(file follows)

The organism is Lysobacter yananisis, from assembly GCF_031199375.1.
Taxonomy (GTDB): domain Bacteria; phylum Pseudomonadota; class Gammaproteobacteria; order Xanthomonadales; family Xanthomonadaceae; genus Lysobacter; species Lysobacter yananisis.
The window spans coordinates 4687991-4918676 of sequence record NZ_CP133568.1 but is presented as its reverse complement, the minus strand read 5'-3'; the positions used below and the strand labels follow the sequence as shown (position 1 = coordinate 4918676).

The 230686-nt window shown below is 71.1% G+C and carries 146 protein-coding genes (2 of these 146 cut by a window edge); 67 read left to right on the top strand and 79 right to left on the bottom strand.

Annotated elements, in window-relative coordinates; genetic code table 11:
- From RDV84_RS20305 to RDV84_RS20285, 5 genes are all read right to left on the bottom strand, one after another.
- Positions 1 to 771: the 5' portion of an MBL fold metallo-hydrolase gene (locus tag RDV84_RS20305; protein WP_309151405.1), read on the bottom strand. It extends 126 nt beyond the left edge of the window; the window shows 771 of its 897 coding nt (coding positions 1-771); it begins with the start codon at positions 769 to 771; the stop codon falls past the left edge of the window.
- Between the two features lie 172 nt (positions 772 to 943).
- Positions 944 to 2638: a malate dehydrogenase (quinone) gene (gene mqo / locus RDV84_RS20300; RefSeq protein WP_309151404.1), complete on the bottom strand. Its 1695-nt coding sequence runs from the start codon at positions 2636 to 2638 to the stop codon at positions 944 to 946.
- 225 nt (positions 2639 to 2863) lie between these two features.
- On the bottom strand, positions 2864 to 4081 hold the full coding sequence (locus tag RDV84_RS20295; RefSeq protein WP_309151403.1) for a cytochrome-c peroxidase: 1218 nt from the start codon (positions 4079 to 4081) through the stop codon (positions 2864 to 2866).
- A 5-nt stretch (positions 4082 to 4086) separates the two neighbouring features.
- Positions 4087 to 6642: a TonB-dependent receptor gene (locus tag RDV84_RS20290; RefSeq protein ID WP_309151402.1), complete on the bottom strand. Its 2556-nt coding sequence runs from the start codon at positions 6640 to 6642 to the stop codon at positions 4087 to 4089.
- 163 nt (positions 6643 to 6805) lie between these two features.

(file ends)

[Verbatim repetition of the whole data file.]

The organism is Lysobacter yananisis, from assembly GCF_031199375.1.
Taxonomy (GTDB): domain Bacteria; phylum Pseudomonadota; class Gammaproteobacteria; order Xanthomonadales; family Xanthomonadaceae; genus Lysobacter; species Lysobacter yananisis.
The window spans coordinates 4687991-4918676 of sequence record NZ_CP133568.1 but is presented as its reverse complement, the minus strand read 5'-3'; the positions used below and the strand labels follow the sequence as shown (position 1 = coordinate 4918676).

The 230686-nt window shown below is 71.1% G+C and carries 146 protein-coding genes (2 of these 146 cut by a window edge); 67 read left to right on the top strand and 79 right to left on the bottom strand.

Annotated elements, in window-relative coordinates; genetic code table 11:
- From RDV84_RS20305 to RDV84_RS20285, 5 genes are all read right to left on the bottom strand, one after another.
- Positions 1 to 771: the 5' portion of an MBL fold metallo-hydrolase gene (locus tag RDV84_RS20305; protein WP_309151405.1), read on the bottom strand. It extends 126 nt beyond the left edge of the window; the window shows 771 of its 897 coding nt (coding positions 1-771); it begins with the start codon at positions 769 to 771; the stop codon falls past the left edge of the window.
- Between the two features lie 172 nt (positions 772 to 943).
- Positions 944 to 2638: a malate dehydrogenase (quinone) gene (gene mqo / locus RDV84_RS20300; RefSeq protein WP_309151404.1), complete on the bottom strand. Its 1695-nt coding sequence runs from the start codon at positions 2636 to 2638 to the stop codon at positions 944 to 946.
- 225 nt (positions 2639 to 2863) lie between these two features.
- On the bottom strand, positions 2864 to 4081 hold the full coding sequence (locus tag RDV84_RS20295; RefSeq protein WP_309151403.1) for a cytochrome-c peroxidase: 1218 nt from the start codon (positions 4079 to 4081) through the stop codon (positions 2864 to 2866).
- A 5-nt stretch (positions 4082 to 4086) separates the two neighbouring features.
- Positions 4087 to 6642: a TonB-dependent receptor gene (locus tag RDV84_RS20290; RefSeq protein ID WP_309151402.1), complete on the bottom strand. Its 2556-nt coding sequence runs from the start codon at positions 6640 to 6642 to the stop codon at positions 4087 to 4089.
- 163 nt (positions 6643 to 6805) lie between these two features.